Monday, September 05, 2011

Free schools: The profit motive is a side-issue

Most of the discussion of Nick Clegg's speech this morning has concentrated on his insistence that the new free schools will not be run for profit.

I shall return to that in a moment, but I want to say how much I welcome Nick's emphasis on the need to make sure that children from poorer families and in poorer areas benefit from these schools. As he said:
"I want them to be available to the whole community – open to all children and not just the privileged few. I want them to be part of a school system that releases opportunity, rather than entrenching it. "They must not be the preserve of the privileged few, creaming off the best pupils while leaving the rest to fend for themselves, causing problems for and draining resources from other nearby schools. So let me give you my assurance: I would never tolerate that."
I believe that Liberal Democrats should welcome diversity in educational provision. And that we should welcome it particularly in areas where the schools currently provided to those who cannot buy their way out of the system are not very good.

Perhaps there are ways of providing this within the sate system, but we don't talk about those much. Instead, despite having been out of power for 90 years, many of us seem determined to die in the ditch defending the status quo.

 As to the profit motive... A common view on the left, and amongst Liberal Democrats, is that anyone who works in state education - even superheads on six-figure salaries - is selfless and motivated solely by a wish to the best for children. By contrast, anyone who works in business is motivated purely by money.

But the truth is that we are all moved by a wide variety of motives, both noble and base. I suspect that allowing free schools to make a profit would not make much of a difference to the way those schools are run.

Which is why the making of profits is a far less important issue than ensuring that free schools are open to all.

4 comments:

Anonymous said...

Listening to an interview with children and parents on the first day of a "Free School" in Bristol, I was struck by the accents of interviewers and those intereviewed, all spoke with a plum-in-the-mouth. These schools are for the future, post democracy, elites. In Norway they use Islands to isolate and brainwash the young, In England it's free schools.

Graeme said...

Excellent post. I didn't understand this clamour about profit either. Indeed I would point out that most non-state funded independent schools are registered charities, meaning that they can't notionally make profits either. The effect of the charitable status is to necessitate that any would-be profit is reinvested in new school facilities/initiatives and aspects of ensuring fair access like bursary schemes for the economically disadvantaged.

In both education and the health service I've never understood this clamour from self-professed liberals for the state to be a monopoly provider. Within a robust regulatory framework, we should believe in plurality as a driver of consumer choice whilst retaining the state-funding mechanism that ensures universality. There are legitimate concerns about the mechanics of free schools/academies and the increased involvement of private providers in the health service, but even if a profit motive is allowed, the continued existence of state and voluntary sector providers within the same legislative framework and tendering process means that if profit is being put before quality of service, the right to receive state-subsidy could be reduced under the terms of the initial funding agreement.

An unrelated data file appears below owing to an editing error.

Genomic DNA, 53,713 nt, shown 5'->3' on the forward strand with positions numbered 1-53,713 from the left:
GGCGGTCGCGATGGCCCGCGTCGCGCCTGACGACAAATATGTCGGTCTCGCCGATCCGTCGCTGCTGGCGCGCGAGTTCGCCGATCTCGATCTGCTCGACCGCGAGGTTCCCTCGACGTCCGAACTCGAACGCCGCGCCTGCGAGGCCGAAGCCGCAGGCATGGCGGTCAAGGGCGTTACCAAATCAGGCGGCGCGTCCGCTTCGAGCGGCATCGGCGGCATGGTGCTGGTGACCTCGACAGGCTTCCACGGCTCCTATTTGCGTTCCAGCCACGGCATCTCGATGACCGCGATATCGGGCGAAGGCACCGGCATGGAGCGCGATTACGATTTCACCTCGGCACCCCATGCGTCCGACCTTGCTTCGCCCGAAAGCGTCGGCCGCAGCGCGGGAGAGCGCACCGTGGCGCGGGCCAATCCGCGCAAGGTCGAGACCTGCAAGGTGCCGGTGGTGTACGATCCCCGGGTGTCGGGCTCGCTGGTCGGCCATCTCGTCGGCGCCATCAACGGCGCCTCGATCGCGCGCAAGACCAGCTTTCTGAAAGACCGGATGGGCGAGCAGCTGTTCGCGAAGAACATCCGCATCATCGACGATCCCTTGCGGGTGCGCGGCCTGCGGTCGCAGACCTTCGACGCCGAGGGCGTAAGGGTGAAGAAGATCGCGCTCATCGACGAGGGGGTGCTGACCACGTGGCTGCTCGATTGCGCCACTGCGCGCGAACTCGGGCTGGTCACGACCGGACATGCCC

The "two-tier system" attack on free schools and academies doesn't really make sense at all because they're required to meet the same admissions standards as local authority schools. Once the pupil premium properly kicks in it would be simply astonishing if these new schools became the preserve of the wealthy.

PW said...

Spot on. On our membership cards it says that the Liberal Democrats exist to build a society where none shall be enslaved by poverty, ignorance and conformity. I don't recall any small print saying "except where the teaching unions and The Guardian do not agree."

Tristan said...

All good points.

It really does seem like these Free Schools are for the middle classes to escape the frankly dire state of state education in much of the country without having to go to the fully private sector (because that would be a step too far).

If only the LibDems would start championing community run schools, experimentation in education and more in all areas of the country from leafy suburbia to gritty inner city to small villages.

How can we reduce the hurdles to supplying education instead of increasing them?

Also:
A common view on the left, and amongst Liberal Democrats, is that anyone who works in state education - even superheads on six-figure salaries - is selfless and motivated solely by a wish to the best for children. By contrast, anyone who works in business is motivated purely by money.

But the truth is that we are all moved by a wide variety of motives, both noble and base. I suspect that allowing free schools to make a profit would not make much of a difference to the way those schools are run.


Absolutely spot on.
I've known teachers in all sectors whose desire to educate was their prime motivation as well as those whose desire was to just have a job with long holidays...